Although the acquisitions process is nearly complete, there are still many vital steps that must be completed before the deal can go into effect. Chief among them is performing research and financing–which includes the following actions. First, the investors must structure the syndicate that they have just created. There are several ways to structure a commercial income-producing property, but all involve careful coordination between investors and managers. Typically, sponsors will create a separate entity that holds the title and acts as both a borrower from the bank and a seller to investors.

The investors then need to decide upon an arrangement with their managers to determine how their entity will operate. This agreement will define the management and investor rights, as well as how liquidity will be distributed among involved parties. After this step is completed, investors and managers must arrange debt and equity financing. This stage in the process is crucial and is called the equity raise. The equity raise involves investors combining their capital to fund a portion of the purchase from the total acquisition cost. Although the sponsor’s duties are primarily completed by this point, they continue to be a critical player throughout the lifespan of the real estate syndication.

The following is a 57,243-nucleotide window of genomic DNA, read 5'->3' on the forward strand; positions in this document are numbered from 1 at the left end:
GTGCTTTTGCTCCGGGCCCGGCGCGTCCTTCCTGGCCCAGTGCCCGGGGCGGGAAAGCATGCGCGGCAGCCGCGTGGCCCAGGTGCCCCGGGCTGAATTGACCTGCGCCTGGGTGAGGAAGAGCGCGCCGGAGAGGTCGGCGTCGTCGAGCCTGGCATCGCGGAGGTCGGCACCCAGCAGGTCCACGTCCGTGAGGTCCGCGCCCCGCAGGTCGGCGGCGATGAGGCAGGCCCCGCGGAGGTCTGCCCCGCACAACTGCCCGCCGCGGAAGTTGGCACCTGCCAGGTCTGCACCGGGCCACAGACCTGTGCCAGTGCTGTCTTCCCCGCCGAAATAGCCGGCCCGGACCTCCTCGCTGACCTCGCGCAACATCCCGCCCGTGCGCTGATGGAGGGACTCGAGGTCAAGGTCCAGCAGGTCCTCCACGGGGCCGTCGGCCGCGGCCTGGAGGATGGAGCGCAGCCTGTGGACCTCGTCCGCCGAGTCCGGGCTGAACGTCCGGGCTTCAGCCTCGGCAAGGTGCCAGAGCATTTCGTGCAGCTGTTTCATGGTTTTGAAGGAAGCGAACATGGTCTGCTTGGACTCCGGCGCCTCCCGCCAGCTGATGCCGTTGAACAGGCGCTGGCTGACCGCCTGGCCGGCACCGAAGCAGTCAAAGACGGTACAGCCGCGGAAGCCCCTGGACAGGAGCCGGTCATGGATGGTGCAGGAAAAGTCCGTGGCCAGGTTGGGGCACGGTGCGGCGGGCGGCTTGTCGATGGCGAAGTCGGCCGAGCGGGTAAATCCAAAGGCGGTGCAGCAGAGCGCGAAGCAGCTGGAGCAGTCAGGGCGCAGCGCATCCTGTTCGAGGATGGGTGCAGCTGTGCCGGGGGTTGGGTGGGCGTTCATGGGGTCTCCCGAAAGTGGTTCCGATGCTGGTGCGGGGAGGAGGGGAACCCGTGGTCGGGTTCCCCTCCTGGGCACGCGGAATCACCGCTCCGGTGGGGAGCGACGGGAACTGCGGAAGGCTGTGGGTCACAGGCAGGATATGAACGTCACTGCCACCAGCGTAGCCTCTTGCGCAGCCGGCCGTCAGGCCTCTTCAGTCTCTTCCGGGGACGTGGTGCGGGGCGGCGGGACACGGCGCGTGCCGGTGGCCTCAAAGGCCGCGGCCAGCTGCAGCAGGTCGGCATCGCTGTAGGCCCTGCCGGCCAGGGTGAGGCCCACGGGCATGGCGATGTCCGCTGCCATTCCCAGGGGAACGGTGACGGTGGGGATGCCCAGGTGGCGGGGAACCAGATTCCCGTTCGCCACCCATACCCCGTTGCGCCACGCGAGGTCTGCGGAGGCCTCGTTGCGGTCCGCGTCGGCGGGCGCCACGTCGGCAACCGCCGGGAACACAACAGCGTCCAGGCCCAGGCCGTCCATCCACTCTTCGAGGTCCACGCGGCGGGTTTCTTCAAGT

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Structuring the Deal

While the draft agreement is being produced, the sponsor is working with investors who assess the particulars of the deal to determine how much of their capital they should invest in the project. Because investors have contributed so much of their own capital in the project, they are concerned with these three components of the deal: (1) the credibility of the sponsor and their individual history, which is necessary to ensure that the sponsor is trustworthy and can be expected to uphold their end of the bargain; (2) the expected length of return; (3) the estimated return on their investment, because naturally investors would like to be made keenly aware that their investment is being put to good use.